Who decides on culling operations?

State wildlife agencies ultimately make decisions on cormorant control operations within their jurisdictions. Local managers develop site-specific plans which are approved by USFWS and state officials. Many factors like location, timing, and non-lethal options are considered.

Control Methods and Procedures

What are some common techniques for culling cormorants?

Shooting is the most immediately effective and widely used culling technique. Sharpshooters may be hired or permits issued to hunters. Other methods include egg oiling, nest destruction, live capture, and reinforcement of non-lethal harassment. Combinations are often most successful.

How are cormorants shot during control operations?

Cormorants can be shot on the water, while flying, or at breeding sites by authorized personnel. 12-gauge shotguns with steel pellets are generally used at close range. Sharpshooters also utilize rifles for longer distance shooting. Proper training and safety protocols are critical.

What does the egg oiling process involve?

Oiling eggs prevents them from hatching but allows parents to continue incubating. A small amount of food grade corn or mineral oil is applied on eggs during nesting season. Teams access breeding sites by boat or land. The process is repeated at regular intervals to maximize effectiveness.

Can nests and eggs be directly destroyed?

Yes, nests may be dismantled and eggs can be punctured, frozen, or removed for humane disposal. This is more labor-intensive and could lead to nest abandonment. Oiling is less disruptive while still preventing reproduction. USFWS permission is required.

Impacts and Effectiveness

How much damage do cormorants cause to commercial fish stocks?

Research indicates cormorants consume millions of pounds of commercially valuable fish annually. One study estimated losses of $25 million to the catfish farming industry in Mississippi alone. They can negatively impact both wild and farm-raised stocks.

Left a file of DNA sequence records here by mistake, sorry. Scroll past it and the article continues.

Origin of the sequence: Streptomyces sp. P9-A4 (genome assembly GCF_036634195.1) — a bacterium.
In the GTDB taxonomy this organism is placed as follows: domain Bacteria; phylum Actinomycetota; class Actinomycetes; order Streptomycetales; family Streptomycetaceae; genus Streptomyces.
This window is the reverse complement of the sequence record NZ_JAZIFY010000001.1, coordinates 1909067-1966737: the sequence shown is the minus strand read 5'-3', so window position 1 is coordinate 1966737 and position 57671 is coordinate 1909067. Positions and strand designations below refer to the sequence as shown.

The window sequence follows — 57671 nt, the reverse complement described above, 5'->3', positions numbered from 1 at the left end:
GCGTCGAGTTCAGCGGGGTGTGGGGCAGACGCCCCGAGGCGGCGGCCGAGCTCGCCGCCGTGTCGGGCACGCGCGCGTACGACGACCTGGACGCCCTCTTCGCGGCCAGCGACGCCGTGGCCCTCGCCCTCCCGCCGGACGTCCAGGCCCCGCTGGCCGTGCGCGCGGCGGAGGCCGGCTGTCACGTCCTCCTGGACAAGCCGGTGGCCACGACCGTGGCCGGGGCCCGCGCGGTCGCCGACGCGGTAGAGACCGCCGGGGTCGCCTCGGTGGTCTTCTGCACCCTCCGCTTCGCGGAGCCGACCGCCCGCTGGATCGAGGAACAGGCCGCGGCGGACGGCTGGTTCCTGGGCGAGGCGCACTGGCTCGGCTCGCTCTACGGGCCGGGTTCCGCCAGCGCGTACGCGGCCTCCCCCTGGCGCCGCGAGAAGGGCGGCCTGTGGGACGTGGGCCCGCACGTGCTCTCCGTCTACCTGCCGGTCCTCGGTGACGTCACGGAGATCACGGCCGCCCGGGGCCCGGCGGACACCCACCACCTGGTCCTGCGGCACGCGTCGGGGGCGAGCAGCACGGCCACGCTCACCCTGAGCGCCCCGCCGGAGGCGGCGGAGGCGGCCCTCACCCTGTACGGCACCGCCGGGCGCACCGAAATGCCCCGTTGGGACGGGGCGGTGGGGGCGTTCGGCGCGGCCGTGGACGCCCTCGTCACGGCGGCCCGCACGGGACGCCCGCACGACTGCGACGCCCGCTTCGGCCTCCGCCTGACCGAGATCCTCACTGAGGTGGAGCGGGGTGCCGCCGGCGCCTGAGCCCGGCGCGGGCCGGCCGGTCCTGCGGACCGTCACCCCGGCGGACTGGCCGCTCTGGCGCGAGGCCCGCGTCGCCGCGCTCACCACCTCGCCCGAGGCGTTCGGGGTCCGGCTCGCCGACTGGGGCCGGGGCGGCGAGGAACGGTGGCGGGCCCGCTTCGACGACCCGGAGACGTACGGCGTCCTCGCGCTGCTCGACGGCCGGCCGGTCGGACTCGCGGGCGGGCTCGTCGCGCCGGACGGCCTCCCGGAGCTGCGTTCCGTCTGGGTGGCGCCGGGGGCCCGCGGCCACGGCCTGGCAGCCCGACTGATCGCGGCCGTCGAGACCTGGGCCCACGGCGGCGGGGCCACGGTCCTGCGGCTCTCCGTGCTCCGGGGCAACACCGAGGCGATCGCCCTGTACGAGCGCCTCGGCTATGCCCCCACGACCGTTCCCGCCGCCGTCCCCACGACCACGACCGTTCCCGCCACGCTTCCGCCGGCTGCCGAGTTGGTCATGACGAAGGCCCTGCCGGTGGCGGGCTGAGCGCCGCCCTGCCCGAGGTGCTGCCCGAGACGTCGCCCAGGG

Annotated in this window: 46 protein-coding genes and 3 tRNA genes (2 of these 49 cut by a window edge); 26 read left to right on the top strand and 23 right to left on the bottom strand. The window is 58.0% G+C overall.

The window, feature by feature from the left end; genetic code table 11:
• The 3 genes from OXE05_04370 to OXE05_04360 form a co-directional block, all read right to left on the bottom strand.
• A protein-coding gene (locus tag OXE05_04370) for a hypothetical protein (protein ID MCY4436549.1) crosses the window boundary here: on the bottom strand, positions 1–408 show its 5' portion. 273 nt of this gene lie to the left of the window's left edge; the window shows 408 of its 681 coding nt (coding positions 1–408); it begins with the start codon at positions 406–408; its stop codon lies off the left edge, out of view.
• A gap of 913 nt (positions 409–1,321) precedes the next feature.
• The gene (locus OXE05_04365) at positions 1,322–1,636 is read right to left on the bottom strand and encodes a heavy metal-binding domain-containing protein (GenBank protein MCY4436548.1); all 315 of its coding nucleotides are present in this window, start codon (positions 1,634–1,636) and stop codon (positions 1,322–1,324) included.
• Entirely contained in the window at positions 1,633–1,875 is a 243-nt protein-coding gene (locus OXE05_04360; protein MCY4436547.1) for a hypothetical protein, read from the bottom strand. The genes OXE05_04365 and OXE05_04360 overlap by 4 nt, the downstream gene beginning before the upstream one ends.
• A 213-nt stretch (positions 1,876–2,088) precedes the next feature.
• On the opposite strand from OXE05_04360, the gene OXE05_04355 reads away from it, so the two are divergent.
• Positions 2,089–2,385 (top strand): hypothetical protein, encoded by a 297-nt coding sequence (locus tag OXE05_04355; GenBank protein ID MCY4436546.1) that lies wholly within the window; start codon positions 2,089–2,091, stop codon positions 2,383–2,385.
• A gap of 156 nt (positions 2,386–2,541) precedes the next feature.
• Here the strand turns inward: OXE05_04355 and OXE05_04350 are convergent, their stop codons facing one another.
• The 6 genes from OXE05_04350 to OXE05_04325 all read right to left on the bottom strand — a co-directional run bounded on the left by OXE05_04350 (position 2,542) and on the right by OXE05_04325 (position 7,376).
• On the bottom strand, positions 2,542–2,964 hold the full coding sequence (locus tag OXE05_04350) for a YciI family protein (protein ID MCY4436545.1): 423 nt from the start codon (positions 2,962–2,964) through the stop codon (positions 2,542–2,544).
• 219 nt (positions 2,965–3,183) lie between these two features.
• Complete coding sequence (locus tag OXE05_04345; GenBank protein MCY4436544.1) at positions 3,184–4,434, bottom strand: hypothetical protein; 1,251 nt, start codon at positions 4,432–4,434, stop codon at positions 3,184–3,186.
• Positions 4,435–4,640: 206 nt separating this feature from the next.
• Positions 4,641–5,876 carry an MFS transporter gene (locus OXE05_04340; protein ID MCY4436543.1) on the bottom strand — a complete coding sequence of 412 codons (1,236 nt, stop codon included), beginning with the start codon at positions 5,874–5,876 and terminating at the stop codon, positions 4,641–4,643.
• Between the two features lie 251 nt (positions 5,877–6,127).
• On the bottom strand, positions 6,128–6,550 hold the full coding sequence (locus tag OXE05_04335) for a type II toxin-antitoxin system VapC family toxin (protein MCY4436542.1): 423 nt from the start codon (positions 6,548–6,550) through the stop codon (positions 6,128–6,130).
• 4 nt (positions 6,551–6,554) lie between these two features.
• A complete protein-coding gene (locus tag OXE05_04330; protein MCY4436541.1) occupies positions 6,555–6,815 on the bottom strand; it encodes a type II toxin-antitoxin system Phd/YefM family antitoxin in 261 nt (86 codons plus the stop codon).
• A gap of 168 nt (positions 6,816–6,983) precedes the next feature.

Do cormorants pose threats to other wildlife?

Cormorants compete for fish resources with loons, grebes, herons, and other waterbirds. Their presence has been linked to colony abandonment and reduced reproduction in black-crowned night herons, for example. Culling near sensitive nesting areas may help other species.

Are control programs effective at reducing problems?

Culling provides localized, short-term reductions in cormorant abundance and associated damage. Studies show targeted removals combined with harassment can minimize predation impacts on catfish farms and sensitive wild fish. Effects are temporary since populations quickly rebound.

What are some concerns regarding cormorant control?

Killing native species raises environmental and ethical issues. It is difficult to quantify cascading ecological effects. There are also concerns over localized extirpations and inhumaneness of control methods. More research is needed on long-term impacts of management programs.


The regulations around killing cormorants are complex, often permitting lethal control but requiring oversight and authorization. While shooting is frequently used to limit localized conflicts, effects on regional populations are minimal. A comprehensive management strategy using integrated non-lethal techniques may be required to find an acceptable balance. However, the biological, economic, and ethical debates surrounding cormorant control will likely continue.

This article has explored the multifaceted issues that arise when considering lethal control of avian predators like cormorants. Their protection status limits, but does not prohibit, killing in certain circumstances. Check current federal, state, and local laws before taking any action. With proper oversight, limited culling might have a role in sustainable management, but should be used judiciously. Promoting healthy ecosystems where humans and wildlife coexist is the ultimate goal.